A brief summary of the data analysis and interpretation shows an overall picture of managers’ leadership strategies, which are often reactive rather than pro-active. Most of them try to set an agenda for the day, which generally encompasses a few, presumably manageable, tasks and then they see what happens and act according to that. This could be a matter of personal approach to work. It can also be related to factors like the frequent intermittent interruptions and tasks that can not be completed owing to factors out of the managers' control. These problems, if not dealt with, can lead to inefficient time management and a feeling of loss of control.
In this project the managers made good use of the potential for transformation intrinsic in constructivist techniques used by identifying and confronting the problems occurring in their work performance.
conclusions and Suggestions for practice development
Short though the extracts from the data are in this paper, they serve to illustrate the potential of the general approach of combining constructivist techniques in participative, action research. For the study of complex issues such as the experiences of people at and in their work and for aiding the development of those people, psychologists must draw on a range of approaches and methods from across the discipline and other disciplines. However, in combining methods it is important to consider their congruence and how well they articulate with each other. This paper has described one combination that proved productive for professionals working in demanding, complex jobs in the community.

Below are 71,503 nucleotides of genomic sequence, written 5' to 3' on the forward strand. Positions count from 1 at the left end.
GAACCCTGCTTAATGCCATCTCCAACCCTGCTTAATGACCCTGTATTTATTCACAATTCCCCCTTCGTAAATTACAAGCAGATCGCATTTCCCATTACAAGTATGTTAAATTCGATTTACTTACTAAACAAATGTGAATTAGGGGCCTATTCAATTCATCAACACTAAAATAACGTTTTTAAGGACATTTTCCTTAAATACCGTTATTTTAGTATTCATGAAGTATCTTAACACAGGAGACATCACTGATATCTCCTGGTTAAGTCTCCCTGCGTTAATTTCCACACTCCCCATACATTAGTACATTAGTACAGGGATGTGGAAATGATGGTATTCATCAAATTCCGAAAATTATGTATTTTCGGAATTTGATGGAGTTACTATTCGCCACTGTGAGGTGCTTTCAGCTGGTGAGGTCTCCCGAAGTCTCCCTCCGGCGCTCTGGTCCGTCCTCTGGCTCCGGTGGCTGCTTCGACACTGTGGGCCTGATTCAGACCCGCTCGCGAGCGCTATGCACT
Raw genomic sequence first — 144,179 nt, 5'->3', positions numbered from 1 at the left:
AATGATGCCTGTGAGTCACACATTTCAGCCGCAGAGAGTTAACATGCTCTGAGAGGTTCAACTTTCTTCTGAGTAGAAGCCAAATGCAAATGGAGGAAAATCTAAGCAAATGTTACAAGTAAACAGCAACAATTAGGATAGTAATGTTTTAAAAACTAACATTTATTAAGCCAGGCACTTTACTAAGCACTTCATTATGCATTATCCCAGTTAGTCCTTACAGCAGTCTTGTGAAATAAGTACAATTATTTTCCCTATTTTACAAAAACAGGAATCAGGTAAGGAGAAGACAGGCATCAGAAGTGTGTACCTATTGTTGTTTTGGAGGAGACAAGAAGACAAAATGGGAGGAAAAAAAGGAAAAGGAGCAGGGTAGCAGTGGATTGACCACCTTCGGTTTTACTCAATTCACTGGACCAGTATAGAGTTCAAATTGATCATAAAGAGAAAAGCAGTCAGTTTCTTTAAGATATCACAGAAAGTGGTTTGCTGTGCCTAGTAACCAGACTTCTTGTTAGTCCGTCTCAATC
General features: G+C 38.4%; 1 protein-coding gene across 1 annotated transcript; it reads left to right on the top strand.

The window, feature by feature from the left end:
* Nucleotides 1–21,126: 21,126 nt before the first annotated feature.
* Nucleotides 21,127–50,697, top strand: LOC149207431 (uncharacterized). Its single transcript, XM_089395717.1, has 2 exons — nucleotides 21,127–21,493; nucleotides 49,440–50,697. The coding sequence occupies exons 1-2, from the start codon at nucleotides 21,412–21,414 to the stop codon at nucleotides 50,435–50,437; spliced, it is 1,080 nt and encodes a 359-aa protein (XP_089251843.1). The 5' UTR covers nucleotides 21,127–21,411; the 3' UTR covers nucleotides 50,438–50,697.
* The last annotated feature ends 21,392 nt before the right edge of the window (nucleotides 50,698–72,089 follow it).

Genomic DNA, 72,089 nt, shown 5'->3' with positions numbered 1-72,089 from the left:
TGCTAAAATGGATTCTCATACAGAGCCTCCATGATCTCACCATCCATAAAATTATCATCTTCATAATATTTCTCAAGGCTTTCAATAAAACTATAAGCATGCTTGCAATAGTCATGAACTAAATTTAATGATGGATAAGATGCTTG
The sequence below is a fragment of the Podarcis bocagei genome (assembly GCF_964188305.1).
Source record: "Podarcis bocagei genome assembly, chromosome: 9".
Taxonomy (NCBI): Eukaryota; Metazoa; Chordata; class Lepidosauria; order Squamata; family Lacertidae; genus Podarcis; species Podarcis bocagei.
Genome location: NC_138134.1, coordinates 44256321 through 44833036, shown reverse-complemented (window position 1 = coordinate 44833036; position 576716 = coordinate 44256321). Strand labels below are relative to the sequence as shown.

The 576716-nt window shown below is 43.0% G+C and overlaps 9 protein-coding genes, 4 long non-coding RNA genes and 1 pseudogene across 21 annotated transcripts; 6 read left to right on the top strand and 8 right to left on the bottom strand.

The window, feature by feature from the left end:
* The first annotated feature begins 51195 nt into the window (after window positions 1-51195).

The repertory grid interviews acknowledged the individuality of each participant, while the focus group sharing of generalised results allowed for the identification of commonality and the development of sociality. The diary-in-group method similarly allowed for individual difference then provided both an opportunity for similarity to be noted, and constructs shared, and for constructs to be challenged and extended in a supportive atmosphere. The introduction to these methods and the facilitation of the process thereby fulfilled the university’s task to support local development processes by offering individual and group development.
The process sustained the development of leadership and praxis through I) individual reflection grounded in personal experiences and II) group reflection through the shared and revised construing of pertinent issues. Throughout the project the managers addressed matters important to them in their professional role. The participants’ evaluations demonstrate that the process per se had positive effects on group climate and trust, observable in the development over time of the nature and depth of questions addressed during the project, and a continued willingness, beyond the project, to share problems and confront mutual problems together.
With groups of people who share similar concerns/interests and who are willing to share experiences over time in a long term situation to build up trust, we suggest that the diary-in-group method is a valuable constructivist technique that facilitates processes in which participants can explore in depth, and enhance, aspects of their professional roles in order to achieve sustainable leadership development and practice transformation within their organization.


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This study was partly financed by the Municipality and the Universities of Kristianstad and Reading

Marie-Louise Österlind is Juniour Lecturer at Kristianstad University, Sweden, and doctoral student at the Department of Psychology, Lund University, Sweden.
E-Mail: marie-louise.osterlind@bet.hkr.se
Pamela Denicolo , Ph. D., is the Professor of Postgraduate and Professional Education at the University of Reading, UK and the Director of the Research Centre for PCP in Education.
E-Mail: p.m.denicolo@rdg.ac.uk


Österlind, M.-L., Denicolo, P. M. (2006). Extending the catalytic and transformative potential of grids using a congruent technique: An exemplar study of management development. Personal Construct Theory & Practice, 3, 38-50.
(Retrieved from http://www.pcp-net.org/journal/pctp06/oesterlind06.html)

Received: 10 October 2005 – Accepted: 19 December 2006 Published: 21 December 2006

ISSN 1613-5091

Last update 21 December 2006